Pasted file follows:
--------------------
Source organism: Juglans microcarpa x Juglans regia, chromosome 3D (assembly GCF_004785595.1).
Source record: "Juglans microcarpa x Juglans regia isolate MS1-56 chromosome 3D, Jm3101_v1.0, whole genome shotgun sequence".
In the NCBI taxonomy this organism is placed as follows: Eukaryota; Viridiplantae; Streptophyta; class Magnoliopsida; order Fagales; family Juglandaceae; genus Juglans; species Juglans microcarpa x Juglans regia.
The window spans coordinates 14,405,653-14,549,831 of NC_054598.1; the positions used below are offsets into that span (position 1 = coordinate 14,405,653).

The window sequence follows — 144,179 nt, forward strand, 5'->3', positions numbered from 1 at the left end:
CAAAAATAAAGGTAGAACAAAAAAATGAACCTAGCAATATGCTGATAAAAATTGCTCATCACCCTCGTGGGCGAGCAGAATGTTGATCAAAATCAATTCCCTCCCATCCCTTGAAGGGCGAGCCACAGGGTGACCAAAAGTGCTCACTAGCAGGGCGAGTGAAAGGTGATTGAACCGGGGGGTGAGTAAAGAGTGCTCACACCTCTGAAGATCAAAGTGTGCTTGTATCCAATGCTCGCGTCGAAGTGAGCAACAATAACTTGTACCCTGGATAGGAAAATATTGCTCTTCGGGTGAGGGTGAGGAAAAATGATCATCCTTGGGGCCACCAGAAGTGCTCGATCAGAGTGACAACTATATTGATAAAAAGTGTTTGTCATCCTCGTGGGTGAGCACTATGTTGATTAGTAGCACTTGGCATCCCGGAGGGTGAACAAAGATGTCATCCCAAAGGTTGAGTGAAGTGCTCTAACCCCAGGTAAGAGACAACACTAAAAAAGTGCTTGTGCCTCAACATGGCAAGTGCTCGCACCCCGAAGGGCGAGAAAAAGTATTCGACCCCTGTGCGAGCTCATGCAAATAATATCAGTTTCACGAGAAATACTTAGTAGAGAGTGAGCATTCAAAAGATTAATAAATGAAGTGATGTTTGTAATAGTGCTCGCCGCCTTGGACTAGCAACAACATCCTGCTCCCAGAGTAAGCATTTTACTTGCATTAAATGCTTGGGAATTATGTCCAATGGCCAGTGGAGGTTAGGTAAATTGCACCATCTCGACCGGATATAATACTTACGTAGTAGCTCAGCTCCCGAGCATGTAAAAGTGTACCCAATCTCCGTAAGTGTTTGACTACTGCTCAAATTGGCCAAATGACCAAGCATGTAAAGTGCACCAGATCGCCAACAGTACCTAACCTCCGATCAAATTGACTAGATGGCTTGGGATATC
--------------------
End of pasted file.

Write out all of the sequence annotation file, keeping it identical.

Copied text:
Source organism: Juglans microcarpa x Juglans regia, chromosome 3D (assembly GCF_004785595.1).
Source record: "Juglans microcarpa x Juglans regia isolate MS1-56 chromosome 3D, Jm3101_v1.0, whole genome shotgun sequence".
In the NCBI taxonomy this organism is placed as follows: Eukaryota; Viridiplantae; Streptophyta; class Magnoliopsida; order Fagales; family Juglandaceae; genus Juglans; species Juglans microcarpa x Juglans regia.
The window spans coordinates 14,405,653-14,549,831 of NC_054598.1; the positions used below are offsets into that span (position 1 = coordinate 14,405,653).

The window sequence follows — 144,179 nt, forward strand, 5'->3', positions numbered from 1 at the left end:
CAAAAATAAAGGTAGAACAAAAAAATGAACCTAGCAATATGCTGATAAAAATTGCTCATCACCCTCGTGGGCGAGCAGAATGTTGATCAAAATCAATTCCCTCCCATCCCTTGAAGGGCGAGCCACAGGGTGACCAAAAGTGCTCACTAGCAGGGCGAGTGAAAGGTGATTGAACCGGGGGGTGAGTAAAGAGTGCTCACACCTCTGAAGATCAAAGTGTGCTTGTATCCAATGCTCGCGTCGAAGTGAGCAACAATAACTTGTACCCTGGATAGGAAAATATTGCTCTTCGGGTGAGGGTGAGGAAAAATGATCATCCTTGGGGCCACCAGAAGTGCTCGATCAGAGTGACAACTATATTGATAAAAAGTGTTTGTCATCCTCGTGGGTGAGCACTATGTTGATTAGTAGCACTTGGCATCCCGGAGGGTGAACAAAGATGTCATCCCAAAGGTTGAGTGAAGTGCTCTAACCCCAGGTAAGAGACAACACTAAAAAAGTGCTTGTGCCTCAACATGGCAAGTGCTCGCACCCCGAAGGGCGAGAAAAAGTATTCGACCCCTGTGCGAGCTCATGCAAATAATATCAGTTTCACGAGAAATACTTAGTAGAGAGTGAGCATTCAAAAGATTAATAAATGAAGTGATGTTTGTAATAGTGCTCGCCGCCTTGGACTAGCAACAACATCCTGCTCCCAGAGTAAGCATTTTACTTGCATTAAATGCTTGGGAATTATGTCCAATGGCCAGTGGAGGTTAGGTAAATTGCACCATCTCGACCGGATATAATACTTACGTAGTAGCTCAGCTCCCGAGCATGTAAAAGTGTACCCAATCTCCGTAAGTGTTTGACTACTGCTCAAATTGGCCAAATGACCAAGCATGTAAAGTGCACCAGATCGCCAACAGTACCTAACCTCCGATCAAATTGACTAGATGGCTTGGGATATC